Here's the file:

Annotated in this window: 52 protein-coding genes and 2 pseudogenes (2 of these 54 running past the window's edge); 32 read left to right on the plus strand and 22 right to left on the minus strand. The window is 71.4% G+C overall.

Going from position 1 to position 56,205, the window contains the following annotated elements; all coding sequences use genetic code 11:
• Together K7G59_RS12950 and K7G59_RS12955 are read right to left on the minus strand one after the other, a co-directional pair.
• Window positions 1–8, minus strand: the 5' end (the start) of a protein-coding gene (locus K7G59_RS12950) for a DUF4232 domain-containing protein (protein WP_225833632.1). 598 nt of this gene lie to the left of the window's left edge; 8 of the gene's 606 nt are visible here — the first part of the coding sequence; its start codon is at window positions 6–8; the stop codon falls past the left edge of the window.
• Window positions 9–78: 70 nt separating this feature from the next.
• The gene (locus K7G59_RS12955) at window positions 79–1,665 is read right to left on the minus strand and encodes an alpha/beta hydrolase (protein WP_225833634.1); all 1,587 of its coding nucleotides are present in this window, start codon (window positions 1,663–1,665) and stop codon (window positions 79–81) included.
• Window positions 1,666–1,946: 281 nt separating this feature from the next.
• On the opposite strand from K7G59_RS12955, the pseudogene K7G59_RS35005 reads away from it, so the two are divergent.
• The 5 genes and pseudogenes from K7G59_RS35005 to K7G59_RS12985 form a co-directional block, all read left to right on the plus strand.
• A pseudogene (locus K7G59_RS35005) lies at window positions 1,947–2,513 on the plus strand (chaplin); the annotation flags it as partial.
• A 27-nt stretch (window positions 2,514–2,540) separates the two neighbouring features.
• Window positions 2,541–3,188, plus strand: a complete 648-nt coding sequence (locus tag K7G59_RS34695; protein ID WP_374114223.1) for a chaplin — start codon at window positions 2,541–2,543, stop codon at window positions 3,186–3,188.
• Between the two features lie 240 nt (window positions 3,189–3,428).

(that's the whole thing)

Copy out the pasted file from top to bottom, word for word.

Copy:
Annotated in this window: 52 protein-coding genes and 2 pseudogenes (2 of these 54 running past the window's edge); 32 read left to right on the plus strand and 22 right to left on the minus strand. The window is 71.4% G+C overall.

Going from position 1 to position 56,205, the window contains the following annotated elements; all coding sequences use genetic code 11:
• Together K7G59_RS12950 and K7G59_RS12955 are read right to left on the minus strand one after the other, a co-directional pair.
• Window positions 1–8, minus strand: the 5' end (the start) of a protein-coding gene (locus K7G59_RS12950) for a DUF4232 domain-containing protein (protein WP_225833632.1). 598 nt of this gene lie to the left of the window's left edge; 8 of the gene's 606 nt are visible here — the first part of the coding sequence; its start codon is at window positions 6–8; the stop codon falls past the left edge of the window.
• Window positions 9–78: 70 nt separating this feature from the next.
• The gene (locus K7G59_RS12955) at window positions 79–1,665 is read right to left on the minus strand and encodes an alpha/beta hydrolase (protein WP_225833634.1); all 1,587 of its coding nucleotides are present in this window, start codon (window positions 1,663–1,665) and stop codon (window positions 79–81) included.
• Window positions 1,666–1,946: 281 nt separating this feature from the next.
• On the opposite strand from K7G59_RS12955, the pseudogene K7G59_RS35005 reads away from it, so the two are divergent.
• The 5 genes and pseudogenes from K7G59_RS35005 to K7G59_RS12985 form a co-directional block, all read left to right on the plus strand.
• A pseudogene (locus K7G59_RS35005) lies at window positions 1,947–2,513 on the plus strand (chaplin); the annotation flags it as partial.
• A 27-nt stretch (window positions 2,514–2,540) separates the two neighbouring features.
• Window positions 2,541–3,188, plus strand: a complete 648-nt coding sequence (locus tag K7G59_RS34695; protein ID WP_374114223.1) for a chaplin — start codon at window positions 2,541–2,543, stop codon at window positions 3,186–3,188.
• Between the two features lie 240 nt (window positions 3,189–3,428).